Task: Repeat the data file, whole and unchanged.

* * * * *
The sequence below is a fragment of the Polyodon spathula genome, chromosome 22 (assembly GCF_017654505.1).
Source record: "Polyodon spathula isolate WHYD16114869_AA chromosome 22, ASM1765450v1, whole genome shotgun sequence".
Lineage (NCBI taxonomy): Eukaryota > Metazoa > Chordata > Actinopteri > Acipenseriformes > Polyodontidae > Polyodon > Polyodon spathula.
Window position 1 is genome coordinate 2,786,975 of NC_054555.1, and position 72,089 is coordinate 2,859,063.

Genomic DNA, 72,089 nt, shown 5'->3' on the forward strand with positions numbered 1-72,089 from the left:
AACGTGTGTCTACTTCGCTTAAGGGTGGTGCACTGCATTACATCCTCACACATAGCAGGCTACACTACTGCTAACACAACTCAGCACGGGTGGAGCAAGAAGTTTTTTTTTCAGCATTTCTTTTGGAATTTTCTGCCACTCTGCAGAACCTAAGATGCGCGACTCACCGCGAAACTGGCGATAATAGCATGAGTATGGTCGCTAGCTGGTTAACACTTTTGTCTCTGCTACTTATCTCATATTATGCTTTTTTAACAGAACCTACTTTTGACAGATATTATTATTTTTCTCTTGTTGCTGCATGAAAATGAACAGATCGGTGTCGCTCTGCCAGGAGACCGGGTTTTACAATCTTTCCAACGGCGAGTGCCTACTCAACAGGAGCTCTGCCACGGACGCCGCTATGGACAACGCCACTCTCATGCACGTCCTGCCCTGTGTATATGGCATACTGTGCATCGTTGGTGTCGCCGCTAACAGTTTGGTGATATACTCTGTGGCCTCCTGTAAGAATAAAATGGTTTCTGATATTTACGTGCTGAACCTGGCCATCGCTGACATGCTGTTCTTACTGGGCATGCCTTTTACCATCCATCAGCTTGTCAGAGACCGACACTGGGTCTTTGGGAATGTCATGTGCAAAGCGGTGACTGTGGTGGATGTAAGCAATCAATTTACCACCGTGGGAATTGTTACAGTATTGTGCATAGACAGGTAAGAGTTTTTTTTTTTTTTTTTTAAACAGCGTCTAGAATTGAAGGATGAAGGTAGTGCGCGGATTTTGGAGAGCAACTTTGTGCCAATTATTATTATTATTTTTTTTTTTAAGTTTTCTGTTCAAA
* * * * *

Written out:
The sequence below is a fragment of the Polyodon spathula genome, chromosome 22 (assembly GCF_017654505.1).
Source record: "Polyodon spathula isolate WHYD16114869_AA chromosome 22, ASM1765450v1, whole genome shotgun sequence".
Lineage (NCBI taxonomy): Eukaryota > Metazoa > Chordata > Actinopteri > Acipenseriformes > Polyodontidae > Polyodon > Polyodon spathula.
Window position 1 is genome coordinate 2,786,975 of NC_054555.1, and position 72,089 is coordinate 2,859,063.

Genomic DNA, 72,089 nt, shown 5'->3' on the forward strand with positions numbered 1-72,089 from the left:
AACGTGTGTCTACTTCGCTTAAGGGTGGTGCACTGCATTACATCCTCACACATAGCAGGCTACACTACTGCTAACACAACTCAGCACGGGTGGAGCAAGAAGTTTTTTTTTCAGCATTTCTTTTGGAATTTTCTGCCACTCTGCAGAACCTAAGATGCGCGACTCACCGCGAAACTGGCGATAATAGCATGAGTATGGTCGCTAGCTGGTTAACACTTTTGTCTCTGCTACTTATCTCATATTATGCTTTTTTAACAGAACCTACTTTTGACAGATATTATTATTTTTCTCTTGTTGCTGCATGAAAATGAACAGATCGGTGTCGCTCTGCCAGGAGACCGGGTTTTACAATCTTTCCAACGGCGAGTGCCTACTCAACAGGAGCTCTGCCACGGACGCCGCTATGGACAACGCCACTCTCATGCACGTCCTGCCCTGTGTATATGGCATACTGTGCATCGTTGGTGTCGCCGCTAACAGTTTGGTGATATACTCTGTGGCCTCCTGTAAGAATAAAATGGTTTCTGATATTTACGTGCTGAACCTGGCCATCGCTGACATGCTGTTCTTACTGGGCATGCCTTTTACCATCCATCAGCTTGTCAGAGACCGACACTGGGTCTTTGGGAATGTCATGTGCAAAGCGGTGACTGTGGTGGATGTAAGCAATCAATTTACCACCGTGGGAATTGTTACAGTATTGTGCATAGACAGGTAAGAGTTTTTTTTTTTTTTTTTTAAACAGCGTCTAGAATTGAAGGATGAAGGTAGTGCGCGGATTTTGGAGAGCAACTTTGTGCCAATTATTATTATTATTTTTTTTTTTAAGTTTTCTGTTCAAA